The second title under review, Power and landscape, is an edited volume organised around the question of social complexity, focusing on West Africa in the seventeenth to nineteenth centuries, and sharing a concern with integrating archaeological data with other sources of evidence and with situating archaeological sites within their landscapes. It brings together results of archaeological fieldwork from throughout West Africa, some of which results from lengthy field programmes. The book is split into three sections, nominally describing three different 'types' of landscape. Kopytoff's (1987) model of the internal African frontier structures many of the papers, giving a good sense of coherence. The first two sections deal with societies which were in contact, directly or indirectly, with Atlantic commerce. In the first, landscapes where the centralising tendencies of elites were thwarted by factional or heterarchical tensions are discussed. In the second, state-generated landscapes, rendered by political agents, are the focus. Part III deals with regions (wrongly) perceived to have been socially, economically and geographically distant from coastal commerce, that is, the internal frontier landscapes of smaller-scale polities that emerged at the interstices of expansionist states. One note at this point—given the focus on landscapes and a strong reliance on survey, one wonders why the use of GIS is not mentioned more (see Katsamudanga 2009).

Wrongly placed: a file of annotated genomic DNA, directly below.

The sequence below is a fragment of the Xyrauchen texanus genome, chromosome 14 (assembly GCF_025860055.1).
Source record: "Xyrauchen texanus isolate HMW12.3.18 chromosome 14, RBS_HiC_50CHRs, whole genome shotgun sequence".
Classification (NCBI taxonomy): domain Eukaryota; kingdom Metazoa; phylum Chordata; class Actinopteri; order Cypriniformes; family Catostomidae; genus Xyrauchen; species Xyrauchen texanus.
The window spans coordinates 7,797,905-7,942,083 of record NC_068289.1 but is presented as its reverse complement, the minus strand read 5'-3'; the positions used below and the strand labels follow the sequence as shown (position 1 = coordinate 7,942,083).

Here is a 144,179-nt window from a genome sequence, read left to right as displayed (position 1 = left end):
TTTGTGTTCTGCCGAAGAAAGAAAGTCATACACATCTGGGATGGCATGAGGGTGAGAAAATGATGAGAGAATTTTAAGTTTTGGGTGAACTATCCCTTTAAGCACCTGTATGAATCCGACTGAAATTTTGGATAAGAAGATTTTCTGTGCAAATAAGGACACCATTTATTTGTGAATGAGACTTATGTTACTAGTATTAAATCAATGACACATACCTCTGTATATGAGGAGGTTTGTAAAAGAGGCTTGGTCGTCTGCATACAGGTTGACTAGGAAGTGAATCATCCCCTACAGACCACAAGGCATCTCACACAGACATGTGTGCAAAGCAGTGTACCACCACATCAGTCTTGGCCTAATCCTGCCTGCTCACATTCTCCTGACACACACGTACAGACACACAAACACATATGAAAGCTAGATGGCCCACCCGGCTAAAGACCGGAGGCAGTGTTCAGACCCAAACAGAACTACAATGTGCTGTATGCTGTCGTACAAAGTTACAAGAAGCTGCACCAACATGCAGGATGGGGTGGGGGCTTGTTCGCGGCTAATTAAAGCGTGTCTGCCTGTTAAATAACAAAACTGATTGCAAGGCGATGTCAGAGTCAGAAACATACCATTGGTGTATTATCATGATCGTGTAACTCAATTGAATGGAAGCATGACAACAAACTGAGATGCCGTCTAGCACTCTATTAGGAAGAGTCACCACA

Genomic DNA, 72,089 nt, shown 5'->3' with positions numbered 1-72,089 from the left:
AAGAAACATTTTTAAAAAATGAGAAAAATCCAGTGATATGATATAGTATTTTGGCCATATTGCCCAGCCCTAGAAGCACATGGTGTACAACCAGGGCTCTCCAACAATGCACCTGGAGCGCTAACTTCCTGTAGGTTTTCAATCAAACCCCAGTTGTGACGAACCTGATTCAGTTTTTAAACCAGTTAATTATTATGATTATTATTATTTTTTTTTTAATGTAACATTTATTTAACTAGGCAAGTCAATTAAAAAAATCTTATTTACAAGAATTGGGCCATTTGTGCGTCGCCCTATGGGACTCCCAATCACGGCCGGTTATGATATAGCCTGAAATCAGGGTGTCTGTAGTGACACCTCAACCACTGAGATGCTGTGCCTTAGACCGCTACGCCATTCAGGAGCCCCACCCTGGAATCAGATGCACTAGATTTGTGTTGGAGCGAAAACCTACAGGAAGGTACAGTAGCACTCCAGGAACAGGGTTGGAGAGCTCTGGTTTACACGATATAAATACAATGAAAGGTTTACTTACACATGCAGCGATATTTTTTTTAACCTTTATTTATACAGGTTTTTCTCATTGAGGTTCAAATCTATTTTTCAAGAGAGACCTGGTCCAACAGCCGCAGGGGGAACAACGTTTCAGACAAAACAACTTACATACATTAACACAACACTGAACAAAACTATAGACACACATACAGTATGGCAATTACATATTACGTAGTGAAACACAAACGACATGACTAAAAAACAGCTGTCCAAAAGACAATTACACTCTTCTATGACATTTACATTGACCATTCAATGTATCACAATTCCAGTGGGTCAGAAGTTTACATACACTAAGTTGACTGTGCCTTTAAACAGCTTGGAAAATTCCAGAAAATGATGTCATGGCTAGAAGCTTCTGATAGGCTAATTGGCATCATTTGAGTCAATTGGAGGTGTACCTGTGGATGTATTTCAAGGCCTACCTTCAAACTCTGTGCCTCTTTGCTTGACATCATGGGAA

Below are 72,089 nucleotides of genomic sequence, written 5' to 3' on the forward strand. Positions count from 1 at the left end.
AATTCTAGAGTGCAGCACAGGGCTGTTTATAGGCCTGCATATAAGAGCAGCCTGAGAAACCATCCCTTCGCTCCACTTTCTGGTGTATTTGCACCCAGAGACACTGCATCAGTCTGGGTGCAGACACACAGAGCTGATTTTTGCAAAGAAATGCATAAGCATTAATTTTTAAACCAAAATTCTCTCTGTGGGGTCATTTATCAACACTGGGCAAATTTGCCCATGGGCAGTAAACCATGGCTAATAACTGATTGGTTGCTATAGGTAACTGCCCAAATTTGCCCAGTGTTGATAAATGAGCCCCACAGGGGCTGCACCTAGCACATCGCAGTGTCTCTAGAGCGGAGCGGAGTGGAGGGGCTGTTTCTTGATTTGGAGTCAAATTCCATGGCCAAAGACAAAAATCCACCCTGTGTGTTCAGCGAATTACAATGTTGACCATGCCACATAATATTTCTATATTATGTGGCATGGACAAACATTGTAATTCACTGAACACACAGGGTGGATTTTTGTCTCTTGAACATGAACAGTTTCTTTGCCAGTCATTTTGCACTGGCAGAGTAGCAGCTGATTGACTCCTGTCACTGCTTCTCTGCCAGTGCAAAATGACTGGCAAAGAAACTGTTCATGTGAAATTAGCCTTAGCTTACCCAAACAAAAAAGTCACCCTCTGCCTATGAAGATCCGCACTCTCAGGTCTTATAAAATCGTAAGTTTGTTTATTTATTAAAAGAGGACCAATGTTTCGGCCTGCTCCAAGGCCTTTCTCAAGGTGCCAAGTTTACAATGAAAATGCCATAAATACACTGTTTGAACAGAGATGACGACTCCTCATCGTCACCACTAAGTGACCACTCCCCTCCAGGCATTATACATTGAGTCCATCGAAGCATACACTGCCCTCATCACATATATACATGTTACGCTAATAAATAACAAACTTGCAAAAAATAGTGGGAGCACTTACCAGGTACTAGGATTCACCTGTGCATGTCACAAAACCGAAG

These three landscape sections work well together. Space does not allow full discussion of every paper, so I have selected one example from each section. The four chapters in Part I illustrate, using examples from Sénégal, Bénin and Ghana, how elites failed to establish lasting centralised control over trade or to sustain political authority. Oftentimes centres of economic and political power did not coincide. For example, Thiaw's survey along 50km of the Falemme River of inland Senegal (Chapter 2) shows that the pattern of site distribution was radically altered in the late eighteenth and nineteenth centuries as the region was integrated into the Atlantic world; campsites and fortified stone settlements, both interpreted as consequences of the increase in political violence wrought by integration into the Atlantic world, proliferated. Islamic reformers, European traders, local elites and French colonists are among the many actors who jostled for power and acted on the landscape, all in a context of high population mobility—a far cry from simplistic models of incoming Europeans and acquiescent Africans. The surveys by Richard, Spiers and Norman similarly demonstrate that in many parts of West Africa, the political landscape was 'fragmented'. In contrast, Part II illustrates how polities engaged in major projects to construct new landscapes showing the mark of their authority. Such was, for example, the case with the towns of Ségou (MacDonald & Camara, Chapter 6), the palaces of Dahomey (Monroe, Chapter 7) or the creation of the colony of Ede-Ile by the Oyo empire (Ogundiran, Chapter 8). Here, the focus is certainly on hierarchical modes of organisation even though authors make it quite clear that alternative means of organising the landscape exist in parallel (for example, in the case of Ségou, the commercially-minded towns, the marka). Finally, Part III deals with regions (sometimes wrongly) perceived to have been socially, economically and geographically distant from the Atlantic world—inland places in what are now in Sierra Leone, Togo and Cameroon. The creation of states and the construction of massive dry-walled structures in the Mandara mountains—which have been proposed for listing by UNESCO—in the mid second millennium AD has been attributed to the influence of the Kanem-Borno empire—one of Africa's longest-lived polities—but MacEachern (Chapter 11) shows clearly that elements such as settlement walling or the use of horses predate by a huge margin the move of Kanem-Borno into these areas. Although the developments here have no direct link that we can at present detect with events in the Atlantic, there is no doubt that the region was part of a global world connected, for example, through the Sahara. The other chapters in this section, by DeBarros (Chapter 9) and DeCorse (Chapter 10), tie us again to the coast.